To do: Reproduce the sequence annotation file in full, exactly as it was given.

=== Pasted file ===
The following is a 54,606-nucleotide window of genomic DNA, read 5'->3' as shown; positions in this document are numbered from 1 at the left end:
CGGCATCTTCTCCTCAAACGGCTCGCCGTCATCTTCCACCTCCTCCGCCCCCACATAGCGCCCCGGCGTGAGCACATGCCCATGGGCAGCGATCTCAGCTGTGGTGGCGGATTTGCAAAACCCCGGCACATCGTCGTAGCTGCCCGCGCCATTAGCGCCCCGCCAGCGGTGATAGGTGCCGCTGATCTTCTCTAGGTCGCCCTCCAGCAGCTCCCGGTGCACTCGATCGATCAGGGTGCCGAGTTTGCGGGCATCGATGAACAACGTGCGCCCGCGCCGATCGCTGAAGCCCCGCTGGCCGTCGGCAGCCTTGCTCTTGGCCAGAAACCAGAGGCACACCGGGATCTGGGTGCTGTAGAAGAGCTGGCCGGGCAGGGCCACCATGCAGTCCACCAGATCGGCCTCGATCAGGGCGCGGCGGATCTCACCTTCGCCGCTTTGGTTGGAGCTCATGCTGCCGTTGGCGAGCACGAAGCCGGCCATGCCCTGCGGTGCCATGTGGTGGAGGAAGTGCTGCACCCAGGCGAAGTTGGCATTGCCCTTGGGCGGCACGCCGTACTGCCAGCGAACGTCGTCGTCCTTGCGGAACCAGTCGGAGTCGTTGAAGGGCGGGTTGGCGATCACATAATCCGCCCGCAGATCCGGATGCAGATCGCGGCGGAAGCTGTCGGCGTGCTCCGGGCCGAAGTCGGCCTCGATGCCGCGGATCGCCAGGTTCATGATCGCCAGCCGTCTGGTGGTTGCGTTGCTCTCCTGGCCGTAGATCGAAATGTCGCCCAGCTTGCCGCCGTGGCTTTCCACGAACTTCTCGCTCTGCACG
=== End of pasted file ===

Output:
The following is a 54,606-nucleotide window of genomic DNA, read 5'->3' as shown; positions in this document are numbered from 1 at the left end:
CGGCATCTTCTCCTCAAACGGCTCGCCGTCATCTTCCACCTCCTCCGCCCCCACATAGCGCCCCGGCGTGAGCACATGCCCATGGGCAGCGATCTCAGCTGTGGTGGCGGATTTGCAAAACCCCGGCACATCGTCGTAGCTGCCCGCGCCATTAGCGCCCCGCCAGCGGTGATAGGTGCCGCTGATCTTCTCTAGGTCGCCCTCCAGCAGCTCCCGGTGCACTCGATCGATCAGGGTGCCGAGTTTGCGGGCATCGATGAACAACGTGCGCCCGCGCCGATCGCTGAAGCCCCGCTGGCCGTCGGCAGCCTTGCTCTTGGCCAGAAACCAGAGGCACACCGGGATCTGGGTGCTGTAGAAGAGCTGGCCGGGCAGGGCCACCATGCAGTCCACCAGATCGGCCTCGATCAGGGCGCGGCGGATCTCACCTTCGCCGCTTTGGTTGGAGCTCATGCTGCCGTTGGCGAGCACGAAGCCGGCCATGCCCTGCGGTGCCATGTGGTGGAGGAAGTGCTGCACCCAGGCGAAGTTGGCATTGCCCTTGGGCGGCACGCCGTACTGCCAGCGAACGTCGTCGTCCTTGCGGAACCAGTCGGAGTCGTTGAAGGGCGGGTTGGCGATCACATAATCCGCCCGCAGATCCGGATGCAGATCGCGGCGGAAGCTGTCGGCGTGCTCCGGGCCGAAGTCGGCCTCGATGCCGCGGATCGCCAGGTTCATGATCGCCAGCCGTCTGGTGGTTGCGTTGCTCTCCTGGCCGTAGATCGAAATGTCGCCCAGCTTGCCGCCGTGGCTTTCCACGAACTTCTCGCTCTGCACG